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By Alyshah Hasham
Toronto Star

About 100,000 people left Ontario between 2003 and 2010 and about half of them are young people, he says. The rates of interprovincial migration are five to 10 times higher for people between 20 and 30 than for people who are 40 to 50.

Migration is also extremely susceptible to unemployment rate, notes a 2008 StatsCan report. As the unemployment rate rises 1 percentage point, the probability of migration increases 10 per cent.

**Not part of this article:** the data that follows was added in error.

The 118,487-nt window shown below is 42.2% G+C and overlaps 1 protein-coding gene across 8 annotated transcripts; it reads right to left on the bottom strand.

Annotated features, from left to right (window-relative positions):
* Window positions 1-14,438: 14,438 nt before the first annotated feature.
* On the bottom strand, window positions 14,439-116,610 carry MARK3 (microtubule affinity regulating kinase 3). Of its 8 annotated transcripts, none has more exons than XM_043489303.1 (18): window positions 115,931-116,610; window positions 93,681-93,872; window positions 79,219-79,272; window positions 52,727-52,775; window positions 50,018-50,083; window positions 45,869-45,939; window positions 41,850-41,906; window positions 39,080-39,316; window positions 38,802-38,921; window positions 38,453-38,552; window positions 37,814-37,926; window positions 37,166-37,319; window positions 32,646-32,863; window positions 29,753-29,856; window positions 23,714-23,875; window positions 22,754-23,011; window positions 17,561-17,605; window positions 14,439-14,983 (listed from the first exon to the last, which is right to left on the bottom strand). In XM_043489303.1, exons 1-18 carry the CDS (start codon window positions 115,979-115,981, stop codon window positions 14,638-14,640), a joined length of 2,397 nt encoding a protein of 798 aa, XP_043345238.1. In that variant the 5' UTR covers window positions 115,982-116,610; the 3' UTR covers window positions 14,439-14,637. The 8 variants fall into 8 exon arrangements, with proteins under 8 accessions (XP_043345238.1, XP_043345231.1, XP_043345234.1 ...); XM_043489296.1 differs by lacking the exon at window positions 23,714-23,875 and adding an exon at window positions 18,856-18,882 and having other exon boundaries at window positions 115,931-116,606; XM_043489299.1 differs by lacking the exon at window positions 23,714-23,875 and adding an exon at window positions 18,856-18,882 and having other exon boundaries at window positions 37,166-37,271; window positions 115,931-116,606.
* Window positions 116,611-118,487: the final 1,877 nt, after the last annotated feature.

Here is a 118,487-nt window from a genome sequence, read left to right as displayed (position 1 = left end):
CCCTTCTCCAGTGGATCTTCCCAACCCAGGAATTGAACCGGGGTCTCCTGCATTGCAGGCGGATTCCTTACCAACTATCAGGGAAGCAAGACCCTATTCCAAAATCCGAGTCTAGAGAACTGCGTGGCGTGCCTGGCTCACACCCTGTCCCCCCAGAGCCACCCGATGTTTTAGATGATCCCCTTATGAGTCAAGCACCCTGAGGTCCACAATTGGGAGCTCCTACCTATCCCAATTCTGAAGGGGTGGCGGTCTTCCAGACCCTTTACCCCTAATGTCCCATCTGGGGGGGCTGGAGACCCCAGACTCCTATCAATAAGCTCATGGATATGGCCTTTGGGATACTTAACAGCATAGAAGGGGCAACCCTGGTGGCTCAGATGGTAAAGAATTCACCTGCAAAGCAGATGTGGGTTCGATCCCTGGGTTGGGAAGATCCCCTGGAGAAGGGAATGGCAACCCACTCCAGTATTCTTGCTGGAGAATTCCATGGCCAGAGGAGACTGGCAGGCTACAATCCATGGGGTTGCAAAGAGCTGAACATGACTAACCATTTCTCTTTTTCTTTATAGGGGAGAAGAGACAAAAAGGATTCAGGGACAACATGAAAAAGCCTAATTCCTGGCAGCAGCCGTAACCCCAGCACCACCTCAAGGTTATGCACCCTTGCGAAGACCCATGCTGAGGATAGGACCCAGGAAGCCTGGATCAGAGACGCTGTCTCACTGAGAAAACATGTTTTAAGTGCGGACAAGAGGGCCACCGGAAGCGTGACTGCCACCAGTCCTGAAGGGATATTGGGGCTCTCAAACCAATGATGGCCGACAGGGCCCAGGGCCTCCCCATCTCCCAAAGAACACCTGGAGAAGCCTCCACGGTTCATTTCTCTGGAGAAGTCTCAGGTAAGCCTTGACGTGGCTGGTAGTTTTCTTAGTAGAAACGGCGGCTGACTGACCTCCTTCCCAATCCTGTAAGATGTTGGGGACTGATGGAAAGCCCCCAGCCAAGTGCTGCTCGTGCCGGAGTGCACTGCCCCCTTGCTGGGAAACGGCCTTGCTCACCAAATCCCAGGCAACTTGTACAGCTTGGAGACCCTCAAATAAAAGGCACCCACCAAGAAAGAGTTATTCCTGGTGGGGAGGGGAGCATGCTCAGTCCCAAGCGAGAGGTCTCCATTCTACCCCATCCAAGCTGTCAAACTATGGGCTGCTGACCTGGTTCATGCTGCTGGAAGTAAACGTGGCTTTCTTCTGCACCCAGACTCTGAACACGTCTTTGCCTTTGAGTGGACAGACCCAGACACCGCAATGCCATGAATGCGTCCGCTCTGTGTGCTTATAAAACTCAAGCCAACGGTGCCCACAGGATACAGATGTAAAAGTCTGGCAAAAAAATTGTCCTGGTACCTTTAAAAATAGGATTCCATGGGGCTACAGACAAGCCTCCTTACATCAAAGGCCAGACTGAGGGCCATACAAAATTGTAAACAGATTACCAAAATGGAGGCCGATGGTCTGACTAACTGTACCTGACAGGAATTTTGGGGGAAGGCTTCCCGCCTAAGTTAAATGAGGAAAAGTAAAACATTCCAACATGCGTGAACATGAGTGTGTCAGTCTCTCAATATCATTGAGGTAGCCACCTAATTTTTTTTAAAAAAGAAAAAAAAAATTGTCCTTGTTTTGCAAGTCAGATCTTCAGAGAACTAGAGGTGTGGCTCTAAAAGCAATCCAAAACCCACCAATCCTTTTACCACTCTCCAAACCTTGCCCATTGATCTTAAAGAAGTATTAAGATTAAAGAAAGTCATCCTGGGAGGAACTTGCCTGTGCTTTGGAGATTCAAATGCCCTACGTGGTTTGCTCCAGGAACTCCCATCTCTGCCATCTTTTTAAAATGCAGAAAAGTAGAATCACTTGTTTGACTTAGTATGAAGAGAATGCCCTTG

So young people are headed to Alberta and Saskatchewan, both provinces with lower youth unemployment rates than the national 14.7 per cent.

Calgary has the most favourable hiring forecast for April to June in the country, followed by Red Deer, Alta., and Richmond-Delta, B.C., according to employers polled for the manpower unemployment outlook survey.

While the survey didn’t look at the migration of young workers, there is a trend of skilled and semi-skilled workers who are under-30 making the move to Alberta, Saskatchewan and the Atlantic provinces, says Janis Sugar, director of marketing for Manpower Canada.

Good Decisions Require Good Data.